World Library  
Flag as Inappropriate
Email this Article
 

Feldmarschall


Field marshal or Generalfeldmarschall (Kriegsmarine.

In the German-Prussian Army and later in the Wehrmacht, the rank had several privileges, such as elevation to nobility, equal protocol rank with cabinet ministers, right of reporting directly to the monarch, and a constant escort/protection. In 1854, the rank of colonel-general (German: Generaloberst) was created in order to promote William I, German Emperor to senior rank without breaking the rule that only wartime field commanders could receive the rank of field marshal for a victory in a decisive battle or the capture of a fortification or major town. In 1870 Prince Friedrich Karl of Prussia and Crown Prince Friedrich Wilhelm—who had commanded armies during the Franco-Prussian War—became the first Prussian princes appointed field marshals.

In the Wehrmacht and Luftwaffe of Germany during World War II, the rank of Generalfeldmarschall was the highest military rank until July 1940, when it was made subordinate to the even higher rank of Reichsmarschall (held solely by Hermann Göring). The equivalent of a Generalfeldmarschall in the navy was Großadmiral ("grand admiral"). The rank of Generalfeldmarschall was abolished after the fall of the Third Reich.

Hitler promoted Friedrich Paulus—commander of the 6th Army at Stalingrad—to the rank of field marshal shortly before his army's inevitable surrender in order to encourage him to continue to fight until death or commit suicide. In the promotion Hitler noted that no German or Prussian field marshal at that point in history had ever been captured alive. Paulus surrendered anyway, claiming "I have no intention of shooting myself for this Bohemian corporal".[1]

Currently, the highest military grade in in the reconstituted Bundeswehr is general and admiral. The Commander-in-Chief (German: Inhaber der Befehls- und Kommandogewalt) of the Bundeswehr is in peacetime, according to Article 65 a of the Basic Law of the Federal Republic of Germany, the civilian Federal Minister of Defence (German: Bundesminister der Verteidigung), who holds supreme command authority over all soldiers. The Chief of Staff, Bundeswehr German: Generalinspekteur) is the chief of defence post and heads the armed forces command staff (German: Führungsstab der Streitkräfte).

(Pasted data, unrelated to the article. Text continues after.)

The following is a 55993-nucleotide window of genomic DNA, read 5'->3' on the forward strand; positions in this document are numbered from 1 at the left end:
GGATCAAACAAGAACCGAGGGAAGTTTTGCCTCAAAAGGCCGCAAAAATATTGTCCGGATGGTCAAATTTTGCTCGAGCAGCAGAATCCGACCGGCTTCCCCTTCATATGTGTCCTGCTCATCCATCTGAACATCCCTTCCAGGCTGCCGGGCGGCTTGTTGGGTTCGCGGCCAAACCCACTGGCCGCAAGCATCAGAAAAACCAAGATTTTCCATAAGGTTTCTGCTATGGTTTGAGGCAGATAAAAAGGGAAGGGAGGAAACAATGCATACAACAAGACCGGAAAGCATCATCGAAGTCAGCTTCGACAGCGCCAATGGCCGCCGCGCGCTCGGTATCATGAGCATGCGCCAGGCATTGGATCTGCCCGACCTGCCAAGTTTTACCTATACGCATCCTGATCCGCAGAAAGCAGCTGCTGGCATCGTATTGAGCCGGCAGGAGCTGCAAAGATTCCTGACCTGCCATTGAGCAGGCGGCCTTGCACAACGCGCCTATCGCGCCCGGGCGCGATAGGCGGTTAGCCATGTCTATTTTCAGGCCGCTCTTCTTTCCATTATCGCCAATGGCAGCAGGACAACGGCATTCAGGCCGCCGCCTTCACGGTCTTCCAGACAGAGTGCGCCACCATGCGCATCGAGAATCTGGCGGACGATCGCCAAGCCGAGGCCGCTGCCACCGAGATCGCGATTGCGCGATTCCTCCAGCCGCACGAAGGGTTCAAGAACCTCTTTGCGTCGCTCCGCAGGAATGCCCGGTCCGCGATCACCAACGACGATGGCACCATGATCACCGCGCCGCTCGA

The Nationale Volksarmee of the German Democratic Republic (East Germany) created the rank of Marschall der DDR ("marshal of the GDR") on 25 March 1982. A general could be appointed to this rank by the Staatsrat (the head-of-state council of the GDR) during wartime or for exceptional military achievement; no one ever held the rank, however.

See also

Notes

External links

  • Photo of Field Marshal Hermann Göring's baton

This article was sourced from Creative Commons Attribution-ShareAlike License; additional terms may apply. World Heritage Encyclopedia content is assembled from numerous content providers, Open Access Publishing, and in compliance with The Fair Access to Science and Technology Research Act (FASTR), Wikimedia Foundation, Inc., Public Library of Science, The Encyclopedia of Life, Open Book Publishers (OBP), PubMed, U.S. National Library of Medicine, National Center for Biotechnology Information, U.S. National Library of Medicine, National Institutes of Health (NIH), U.S. Department of Health & Human Services, and USA.gov, which sources content from all federal, state, local, tribal, and territorial government publication portals (.gov, .mil, .edu). Funding for USA.gov and content contributors is made possible from the U.S. Congress, E-Government Act of 2002.
 
Crowd sourced content that is contributed to World Heritage Encyclopedia is peer reviewed and edited by our editorial staff to ensure quality scholarly research articles.
 
By using this site, you agree to the Terms of Use and Privacy Policy. World Heritage Encyclopedia™ is a registered trademark of the World Public Library Association, a non-profit organization.
 


Copyright © World Library Foundation. All rights reserved. eBooks from Project Gutenberg are sponsored by the World Library Foundation,
a 501c(4) Member's Support Non-Profit Organization, and is NOT affiliated with any governmental agency or department.